alexa Cytomegalovirus infection in pregnancy.
Psychiatry

Psychiatry

Abnormal and Behavioural Psychology

Author(s): Yinon Y, Farine D, Yudin MH, Gagnon R, Hudon L,

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Abstract OBJECTIVES: To review the principles of prenatal diagnosis of congenital cytomegalovirus (CMV) infection and to describe the outcomes of the affected pregnancies. OUTCOMES: Effective management of fetal infection following primary and secondary maternal CMV infection during pregnancy. Neonatal signs include intrauterine growth restriction (IUGR), microcephaly, hepatosplenomegaly, petechiae, jaundice, chorioretinitis, thrombocytopenia and anemia, and long-term sequelae consist of sensorineural hearing loss, mental retardation, delay of psychomotor development, and visual impairment. These guidelines provide a framework for diagnosis and management of suspected CMV infections. EVIDENCE: Medline was searched for articles published in English from 1966 to 2009, using appropriate controlled vocabulary (congenital CMV infection) and key words (intrauterine growth restriction, microcephaly). Results were restricted to systematic reviews, randomized controlled trials/controlled clinical trials, and observational studies. Searches were updated on a regular basis and incorporated into the guideline. Grey (unpublished) literature was identified through searching the websites of health technology assessment and health technology assessment-related agencies, clinical practice guideline collections, clinical trial registries, and national and international medical specialty societies. RECOMMENDATIONS The quality of evidence reported in this document has been assessed using the evaluation of evidence criteria in the Report of the Canadian Task Force on Preventive Health Care (Table 1). 1. Diagnosis of primary maternal cytomegalovirus (CMV) infection in pregnancy should be based on de-novo appearance of virus-specific IgG in the serum of a pregnant woman who was previously seronegative, or on detection of specific IgM antibody associated with low IgG avidity. (II-2A) 2. In case of primary maternal infection, parents should be informed about a 30\% to 40\% risk for intrauterine transmission and fetal infection, and a risk of 20\% to 25\% for development of sequelae postnatally if the fetus is infected. (II-2A) 3. The prenatal diagnosis of fetal CMV infection should be based on amniocentesis, which should be done at least 7 weeks after presumed time of maternal infection and after 21 weeks of gestation. This interval is important because it takes 5 to 7 weeks following fetal infection and subsequent replication of the virus in the kidney for a detectable quantity of the virus to be secreted to the amniotic fluid. (II-2A) 4. The diagnosis of secondary infection should be based on a significant rise of IgG antibody titre with or without the presence of IgM and high IgG avidity. In cases of proven secondary infection, amniocentesis may be considered, but the risk-benefit ratio is different because of the low transmission rate. (III-C) 5. Following a diagnosis of fetal CMV infection, serial ultrasound examinations should be performed every 2 to 4 weeks to detect sonographic abnormalities, which may aid in determining the prognosis of the fetus, although it is important to be aware that the absence of sonographic findings does not guarantee a normal outcome. (II-2B) 6. Quantitative determination of CMV DNA in the amniotic fluid may assist in predicting the fetal outcome. (II-3B) 7. Routine screening of pregnant women for CMV by serology testing is currently not recommended. (III-B) 8. Serologic testing for CMV may be considered for women who develop influenza-like illness during pregnancy or following detection of sonographic findings suggestive of CMV infection. (III-B) 9. Seronegative health care and child care workers may be offered serologic monitoring during pregnancy. Monitoring may also be considered for seronegative pregnant women who have a young child in day care. (III-B).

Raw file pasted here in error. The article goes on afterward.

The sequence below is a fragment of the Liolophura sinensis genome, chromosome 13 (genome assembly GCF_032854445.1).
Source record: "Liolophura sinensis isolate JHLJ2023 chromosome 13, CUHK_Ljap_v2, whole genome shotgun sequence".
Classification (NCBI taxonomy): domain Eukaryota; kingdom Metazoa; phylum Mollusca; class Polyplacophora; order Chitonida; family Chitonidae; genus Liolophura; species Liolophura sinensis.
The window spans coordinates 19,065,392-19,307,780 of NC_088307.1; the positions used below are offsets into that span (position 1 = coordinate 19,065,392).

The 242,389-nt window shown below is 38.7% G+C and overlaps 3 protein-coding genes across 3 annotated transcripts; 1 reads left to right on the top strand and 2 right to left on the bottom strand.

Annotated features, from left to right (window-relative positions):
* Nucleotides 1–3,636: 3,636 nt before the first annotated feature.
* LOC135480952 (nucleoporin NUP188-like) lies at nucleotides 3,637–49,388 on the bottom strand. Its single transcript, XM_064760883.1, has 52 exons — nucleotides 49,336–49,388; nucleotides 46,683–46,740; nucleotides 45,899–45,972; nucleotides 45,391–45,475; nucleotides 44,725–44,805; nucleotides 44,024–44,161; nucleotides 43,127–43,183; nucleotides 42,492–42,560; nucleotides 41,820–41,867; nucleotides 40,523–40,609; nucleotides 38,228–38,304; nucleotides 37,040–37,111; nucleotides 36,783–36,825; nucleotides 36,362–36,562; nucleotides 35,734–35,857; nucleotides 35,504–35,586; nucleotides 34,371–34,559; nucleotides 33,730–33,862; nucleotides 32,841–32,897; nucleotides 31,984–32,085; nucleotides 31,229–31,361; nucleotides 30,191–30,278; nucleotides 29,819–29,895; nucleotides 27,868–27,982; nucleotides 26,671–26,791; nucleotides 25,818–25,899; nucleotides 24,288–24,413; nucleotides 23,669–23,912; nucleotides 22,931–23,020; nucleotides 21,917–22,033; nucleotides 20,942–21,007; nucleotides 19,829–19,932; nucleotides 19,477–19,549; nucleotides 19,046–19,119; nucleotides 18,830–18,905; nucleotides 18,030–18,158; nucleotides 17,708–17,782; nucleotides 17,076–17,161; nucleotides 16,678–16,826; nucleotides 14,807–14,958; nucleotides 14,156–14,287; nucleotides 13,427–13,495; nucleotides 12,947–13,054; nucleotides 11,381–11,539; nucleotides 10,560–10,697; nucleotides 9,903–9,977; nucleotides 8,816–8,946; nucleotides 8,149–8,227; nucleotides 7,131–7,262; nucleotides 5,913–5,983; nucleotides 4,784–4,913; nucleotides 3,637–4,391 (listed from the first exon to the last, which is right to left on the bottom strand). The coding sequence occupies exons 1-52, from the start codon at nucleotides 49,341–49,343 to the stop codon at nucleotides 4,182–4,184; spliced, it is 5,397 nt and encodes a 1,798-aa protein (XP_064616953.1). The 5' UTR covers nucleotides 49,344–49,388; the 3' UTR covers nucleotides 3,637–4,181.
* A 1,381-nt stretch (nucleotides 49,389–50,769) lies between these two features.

This article was published in J Obstet Gynaecol Can and referenced in Abnormal and Behavioural Psychology

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